Bright green avocado trees dot the hills surrounding San Diego County, while tens of acres of multicolored ranunculus flowers bloom each year in Carlsbad. These products are big contributors to San Diego’s agricultural sector, which brought in more than $1.7
billion last year.
Behind these farms are a growing number of tech companies aiming to help solve some of the biggest challenges in agriculture. They aren’t just driven to San Diego for the good weather and the variety of crops that grow here. Many of their founders have roots in one of the area’s tech giants, such as Qualcomm Inc., Illumina Inc. or General Atomics, with a bumper crop of incoming talent from San Diego’s universities.
Eric Larson, executive director of the San Diego County Farm Bureau, said many farms are focused on reducing their water usage.
“It’s mostly about irrigation technology,” he said. “Water is very expensive and growers are sensitive to the amount of water they use.”
Reducing waste is another big source of savings. While the weather has gotten easier to predict, Larson said farmers would want to know if a storm was approaching to avoid overwatering plants. Other technologies are used to avoid the overuse of fertilizers and pesticides.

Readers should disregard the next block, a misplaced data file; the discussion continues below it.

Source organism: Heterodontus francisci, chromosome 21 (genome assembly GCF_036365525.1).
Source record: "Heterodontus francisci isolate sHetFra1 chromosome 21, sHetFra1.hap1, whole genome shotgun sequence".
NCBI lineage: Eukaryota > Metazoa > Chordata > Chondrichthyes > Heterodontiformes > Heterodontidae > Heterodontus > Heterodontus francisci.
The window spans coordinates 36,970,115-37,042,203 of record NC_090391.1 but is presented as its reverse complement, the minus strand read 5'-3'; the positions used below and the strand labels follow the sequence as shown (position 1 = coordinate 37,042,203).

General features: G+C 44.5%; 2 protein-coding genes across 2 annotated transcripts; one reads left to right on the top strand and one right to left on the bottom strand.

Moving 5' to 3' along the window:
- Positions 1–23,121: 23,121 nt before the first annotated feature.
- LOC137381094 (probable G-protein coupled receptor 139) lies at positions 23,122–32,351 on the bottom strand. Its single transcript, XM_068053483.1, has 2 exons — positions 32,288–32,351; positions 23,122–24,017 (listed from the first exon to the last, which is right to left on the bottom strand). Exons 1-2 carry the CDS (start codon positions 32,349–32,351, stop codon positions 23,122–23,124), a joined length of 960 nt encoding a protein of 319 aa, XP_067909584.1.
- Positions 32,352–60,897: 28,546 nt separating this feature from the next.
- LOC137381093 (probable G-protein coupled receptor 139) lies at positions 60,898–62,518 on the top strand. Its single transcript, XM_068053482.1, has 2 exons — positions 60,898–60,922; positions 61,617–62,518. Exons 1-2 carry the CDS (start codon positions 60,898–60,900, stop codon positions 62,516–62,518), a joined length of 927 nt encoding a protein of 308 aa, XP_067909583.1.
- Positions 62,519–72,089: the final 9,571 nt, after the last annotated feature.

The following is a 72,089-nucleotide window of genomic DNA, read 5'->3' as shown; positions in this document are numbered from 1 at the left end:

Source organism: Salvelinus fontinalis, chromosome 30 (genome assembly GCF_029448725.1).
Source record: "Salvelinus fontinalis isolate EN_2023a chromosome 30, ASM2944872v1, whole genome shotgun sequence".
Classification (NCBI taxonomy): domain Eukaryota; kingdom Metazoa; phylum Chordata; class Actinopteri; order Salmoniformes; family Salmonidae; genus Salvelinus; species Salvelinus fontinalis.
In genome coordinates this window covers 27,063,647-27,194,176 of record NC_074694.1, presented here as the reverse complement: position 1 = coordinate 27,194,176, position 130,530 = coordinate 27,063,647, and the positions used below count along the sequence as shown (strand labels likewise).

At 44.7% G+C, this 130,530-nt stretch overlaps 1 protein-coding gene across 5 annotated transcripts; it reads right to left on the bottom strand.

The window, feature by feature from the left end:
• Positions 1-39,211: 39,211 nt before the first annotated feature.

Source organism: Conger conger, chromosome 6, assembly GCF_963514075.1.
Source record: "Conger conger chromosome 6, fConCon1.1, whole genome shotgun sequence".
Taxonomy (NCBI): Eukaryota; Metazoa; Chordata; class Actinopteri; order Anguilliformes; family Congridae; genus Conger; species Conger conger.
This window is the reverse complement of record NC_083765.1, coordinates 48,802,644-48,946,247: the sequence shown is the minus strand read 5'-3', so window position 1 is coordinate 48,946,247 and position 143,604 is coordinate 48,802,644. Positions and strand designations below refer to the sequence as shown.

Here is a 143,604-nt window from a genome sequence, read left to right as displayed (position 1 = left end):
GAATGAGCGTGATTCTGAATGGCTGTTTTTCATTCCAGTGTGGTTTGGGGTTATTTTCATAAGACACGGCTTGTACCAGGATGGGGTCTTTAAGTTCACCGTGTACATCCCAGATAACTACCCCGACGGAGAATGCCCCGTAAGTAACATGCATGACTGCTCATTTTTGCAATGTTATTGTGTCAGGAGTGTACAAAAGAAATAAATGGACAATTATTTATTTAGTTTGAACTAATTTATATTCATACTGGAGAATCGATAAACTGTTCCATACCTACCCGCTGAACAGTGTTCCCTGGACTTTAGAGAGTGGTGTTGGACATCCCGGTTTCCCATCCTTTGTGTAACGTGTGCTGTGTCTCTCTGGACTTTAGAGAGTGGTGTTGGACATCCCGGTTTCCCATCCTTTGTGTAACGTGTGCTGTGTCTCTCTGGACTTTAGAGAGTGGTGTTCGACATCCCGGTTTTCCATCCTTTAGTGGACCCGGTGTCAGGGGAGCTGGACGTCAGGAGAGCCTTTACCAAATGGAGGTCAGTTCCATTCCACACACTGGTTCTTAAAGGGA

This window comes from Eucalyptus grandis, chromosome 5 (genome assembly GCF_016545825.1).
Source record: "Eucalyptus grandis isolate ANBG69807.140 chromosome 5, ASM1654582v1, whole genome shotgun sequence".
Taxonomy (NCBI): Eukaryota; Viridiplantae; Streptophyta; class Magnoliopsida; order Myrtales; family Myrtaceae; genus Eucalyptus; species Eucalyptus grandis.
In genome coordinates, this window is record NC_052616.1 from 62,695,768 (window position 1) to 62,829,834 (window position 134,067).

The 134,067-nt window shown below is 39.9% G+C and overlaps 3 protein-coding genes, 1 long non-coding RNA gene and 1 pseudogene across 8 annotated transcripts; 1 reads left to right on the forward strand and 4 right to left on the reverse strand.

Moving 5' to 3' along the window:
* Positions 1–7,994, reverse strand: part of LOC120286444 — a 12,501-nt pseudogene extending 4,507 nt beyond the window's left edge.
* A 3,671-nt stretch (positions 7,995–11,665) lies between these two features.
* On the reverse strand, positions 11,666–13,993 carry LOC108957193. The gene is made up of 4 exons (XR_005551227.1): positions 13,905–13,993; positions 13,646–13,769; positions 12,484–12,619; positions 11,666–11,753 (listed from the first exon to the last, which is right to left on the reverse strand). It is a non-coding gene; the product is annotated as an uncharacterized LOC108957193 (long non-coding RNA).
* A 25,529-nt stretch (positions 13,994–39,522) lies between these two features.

Finally, Larson said, farmers also face a shortage in workers to help plant and pick crops. Robots haven’t yet taken over the harvest, but some greenhouses, where San Diego’s vast crop of nursery plants are grown, have found ways to automate planting and soil mixing.
“We have a serious labor shortage, that’s driving the desire to mechanize,” he said. “We don’t have a lot of solutions to that yet.”
San Diego’s tech startups are working to make the process of growing the food on our tables more efficient. From feed crops to organic produce, these companies see an opportunity to earn a stake in the farms of the future.
Home Garden Beginnings
A former Qualcomm engineer, Farooq Anjum’s startup is helping California farmers reduce water and fertilizer use.
He co-founded GroGuru, an agtech company that buries sensors in soil so they can measure its moisture and salinity. Farmers can use this information to determine if their crops are being overwatered, if the soil salinity is too high, or if the fertilizer is being washed into groundwater.
CEO: Patrick Henry
Amount of funding raised: $325,000
Revenue: About $200,000 in 2018
No. of local employees: Nine
Investors: Patrick Henry, Radicle Capital, Right Side Capital Management
Headquarters: University City
Year founded: 2014
Company description: GroGuru develops wireless sensors for commercial agriculture that can measure soil moisture and salinity.